Though the economist believes low expectations and Fed action could present a bright side...
David McWilliams expects Donald Trump to rack up huge amounts of debt during his presidency as he attempts to 'Make America Great Again', comparing him to former US president Ronald Reagan.
Speaking on The Pat Kenny Show, the Irish economist noted that "he will not care a jot about the deficit", citing June quotes from the man himself – who has taken bank bankruptcies six times – in which he bragged about "simply" renegotiating debt.
"I think that Trump will be like Reagan on steroids, economically. What that means is that the United States' economy will actually expand but it will expand on the basis of robbing from tomorrow to pay for today.
"It will be a very strange and changed America because, if he is to be believed on expanding the investment in infrastructure, this is exactly what America needs. One of the big problems with the Clinton worldview has always been that public investment under the Obamas or the Clintons has not necessarily been a priority. They've been much more obsessed with genuflection to Wall Street and Wall Street's obsession with deficit.
"Now what our friend Mr Trump is saying is that 'I don't care about Wall Street, we can eminently finance everything'. So I think we could see quite a substantial difference."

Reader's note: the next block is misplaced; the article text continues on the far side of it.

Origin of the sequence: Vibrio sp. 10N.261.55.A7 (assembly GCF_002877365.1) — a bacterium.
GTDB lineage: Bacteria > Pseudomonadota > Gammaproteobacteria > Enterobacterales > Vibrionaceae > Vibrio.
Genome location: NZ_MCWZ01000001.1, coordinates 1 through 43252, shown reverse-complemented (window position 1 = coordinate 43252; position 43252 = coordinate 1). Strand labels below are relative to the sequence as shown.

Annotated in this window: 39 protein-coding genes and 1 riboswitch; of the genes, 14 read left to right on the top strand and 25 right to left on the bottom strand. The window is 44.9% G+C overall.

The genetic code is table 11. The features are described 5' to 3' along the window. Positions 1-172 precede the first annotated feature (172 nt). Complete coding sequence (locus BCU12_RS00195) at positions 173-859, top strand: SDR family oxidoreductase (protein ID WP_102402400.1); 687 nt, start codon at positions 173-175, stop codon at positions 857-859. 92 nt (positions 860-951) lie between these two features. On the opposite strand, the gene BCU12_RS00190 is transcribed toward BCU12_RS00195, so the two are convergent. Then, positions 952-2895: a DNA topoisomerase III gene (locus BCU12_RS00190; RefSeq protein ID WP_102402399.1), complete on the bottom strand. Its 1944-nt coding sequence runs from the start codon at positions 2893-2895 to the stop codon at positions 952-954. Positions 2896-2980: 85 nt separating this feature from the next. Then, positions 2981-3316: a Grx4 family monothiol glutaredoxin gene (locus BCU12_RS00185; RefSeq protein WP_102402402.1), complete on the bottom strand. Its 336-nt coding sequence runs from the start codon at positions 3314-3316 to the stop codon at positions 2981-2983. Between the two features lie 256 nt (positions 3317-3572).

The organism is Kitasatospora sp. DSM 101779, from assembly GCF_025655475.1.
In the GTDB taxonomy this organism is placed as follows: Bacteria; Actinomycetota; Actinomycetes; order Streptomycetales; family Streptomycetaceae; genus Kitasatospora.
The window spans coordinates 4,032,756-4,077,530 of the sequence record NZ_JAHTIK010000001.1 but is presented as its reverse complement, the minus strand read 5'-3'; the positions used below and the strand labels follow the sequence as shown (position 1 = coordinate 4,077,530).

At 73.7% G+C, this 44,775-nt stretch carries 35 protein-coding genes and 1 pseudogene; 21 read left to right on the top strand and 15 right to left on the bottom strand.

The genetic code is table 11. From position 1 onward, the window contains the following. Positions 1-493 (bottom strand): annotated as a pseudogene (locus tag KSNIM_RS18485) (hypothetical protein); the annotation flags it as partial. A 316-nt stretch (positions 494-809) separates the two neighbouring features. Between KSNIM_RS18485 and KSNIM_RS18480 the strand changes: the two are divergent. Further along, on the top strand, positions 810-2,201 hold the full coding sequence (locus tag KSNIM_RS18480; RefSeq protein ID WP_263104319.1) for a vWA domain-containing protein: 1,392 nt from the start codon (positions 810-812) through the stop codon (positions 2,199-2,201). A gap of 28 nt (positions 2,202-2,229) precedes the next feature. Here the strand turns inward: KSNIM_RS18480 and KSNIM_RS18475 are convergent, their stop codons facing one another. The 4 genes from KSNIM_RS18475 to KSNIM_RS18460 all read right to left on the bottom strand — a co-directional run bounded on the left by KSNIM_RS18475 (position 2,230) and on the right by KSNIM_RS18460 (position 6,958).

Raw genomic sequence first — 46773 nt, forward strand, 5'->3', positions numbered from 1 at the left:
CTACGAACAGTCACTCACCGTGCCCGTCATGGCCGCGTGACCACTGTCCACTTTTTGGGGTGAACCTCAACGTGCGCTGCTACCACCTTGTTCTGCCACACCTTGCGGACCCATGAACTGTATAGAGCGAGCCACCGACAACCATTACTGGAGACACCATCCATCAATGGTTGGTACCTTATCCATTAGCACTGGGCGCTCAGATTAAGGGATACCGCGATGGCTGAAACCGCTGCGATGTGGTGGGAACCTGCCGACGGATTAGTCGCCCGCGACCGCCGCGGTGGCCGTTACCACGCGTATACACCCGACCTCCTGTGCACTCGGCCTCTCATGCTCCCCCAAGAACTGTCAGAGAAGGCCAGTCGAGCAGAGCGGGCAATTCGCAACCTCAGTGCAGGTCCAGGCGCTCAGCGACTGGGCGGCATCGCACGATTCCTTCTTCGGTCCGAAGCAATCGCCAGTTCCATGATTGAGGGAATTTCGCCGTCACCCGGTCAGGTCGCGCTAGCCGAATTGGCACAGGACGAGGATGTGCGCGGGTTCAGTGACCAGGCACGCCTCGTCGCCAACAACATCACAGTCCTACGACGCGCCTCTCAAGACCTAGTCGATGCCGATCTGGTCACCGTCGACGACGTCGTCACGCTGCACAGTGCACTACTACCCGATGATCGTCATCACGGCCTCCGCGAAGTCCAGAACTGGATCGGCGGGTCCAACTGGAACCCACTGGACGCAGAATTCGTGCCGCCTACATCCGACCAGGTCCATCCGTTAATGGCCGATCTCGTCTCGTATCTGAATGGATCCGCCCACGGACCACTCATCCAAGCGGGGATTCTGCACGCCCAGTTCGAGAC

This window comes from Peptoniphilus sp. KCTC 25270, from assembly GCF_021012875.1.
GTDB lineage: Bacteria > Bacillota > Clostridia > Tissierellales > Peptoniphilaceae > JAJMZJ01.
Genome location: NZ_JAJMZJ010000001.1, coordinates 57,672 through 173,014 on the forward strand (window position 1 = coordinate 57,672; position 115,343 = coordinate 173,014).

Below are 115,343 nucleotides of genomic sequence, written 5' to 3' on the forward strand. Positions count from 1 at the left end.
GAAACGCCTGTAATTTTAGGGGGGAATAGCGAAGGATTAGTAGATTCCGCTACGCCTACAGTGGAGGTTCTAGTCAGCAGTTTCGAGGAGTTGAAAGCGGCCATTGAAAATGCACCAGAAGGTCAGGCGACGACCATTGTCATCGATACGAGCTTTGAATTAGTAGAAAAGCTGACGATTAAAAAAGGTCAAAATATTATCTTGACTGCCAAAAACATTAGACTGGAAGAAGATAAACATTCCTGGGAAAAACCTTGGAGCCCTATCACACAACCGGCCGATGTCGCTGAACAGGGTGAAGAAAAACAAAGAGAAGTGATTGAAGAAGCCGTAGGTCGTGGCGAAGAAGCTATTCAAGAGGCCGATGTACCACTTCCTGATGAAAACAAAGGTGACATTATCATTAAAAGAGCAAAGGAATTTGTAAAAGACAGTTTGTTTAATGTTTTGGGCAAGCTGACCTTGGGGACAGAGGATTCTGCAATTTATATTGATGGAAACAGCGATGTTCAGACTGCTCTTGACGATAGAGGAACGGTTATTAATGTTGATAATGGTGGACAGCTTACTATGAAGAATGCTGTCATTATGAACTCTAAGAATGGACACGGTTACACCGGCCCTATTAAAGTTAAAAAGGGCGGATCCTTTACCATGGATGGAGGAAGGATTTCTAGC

Asked for an explanation behind his prediction that Trump would win, the Kilkenomics co-founder said:
"You cannot consistently undermine the middle classes by signing trade agreements... and expect them, on a lower income, to vote the same way."
McWilliams then turned to the "interesting question" of how the US Federal Reserve would respond to the election. It was widely expected that the Fed would increase interest rates in December if Clinton made it to the White House.
"Remember the day after Brexit, everybody said that it would be a total disaster for the British economy?" McWilliams said. "The financial markets fell 15% or 12%. And then they rallied. And then the UK economy has actually done better in the four months after Brexit than in the four months before Brexit. One of the reasons was because the central bank in the UK just decided 'listen, we're just going to make sure there isn't a crisis here.
"Now maybe the Fed will do something similar...
"You might find the Fed might sit on its hands for a while and reinstitutionalise QE [quantitative easing], which they were giving up on. What you might go back to is a monetary policy which is much more accommodative because the Fed does not want to see a recession in the States prompted by a fall in financial markets.
With US citizens generally more exposed to the stock market than their cousins over here, McWilliams believes that, despite the fact many of the key Fed figures are likely Democrats, they will be inclined to go along with Trump to prevent a short-term crisis.
"It doesn't want to be the Federal Reserve that presides over a deep, deep recession. So you could see the Fed responding in a way that supports Trump in the initial few months."
On the bright side?
"The expectations for Trump are so low now, that maybe he will surprise in the upside... Obama's expectations were so high that he actually surprised in the downside."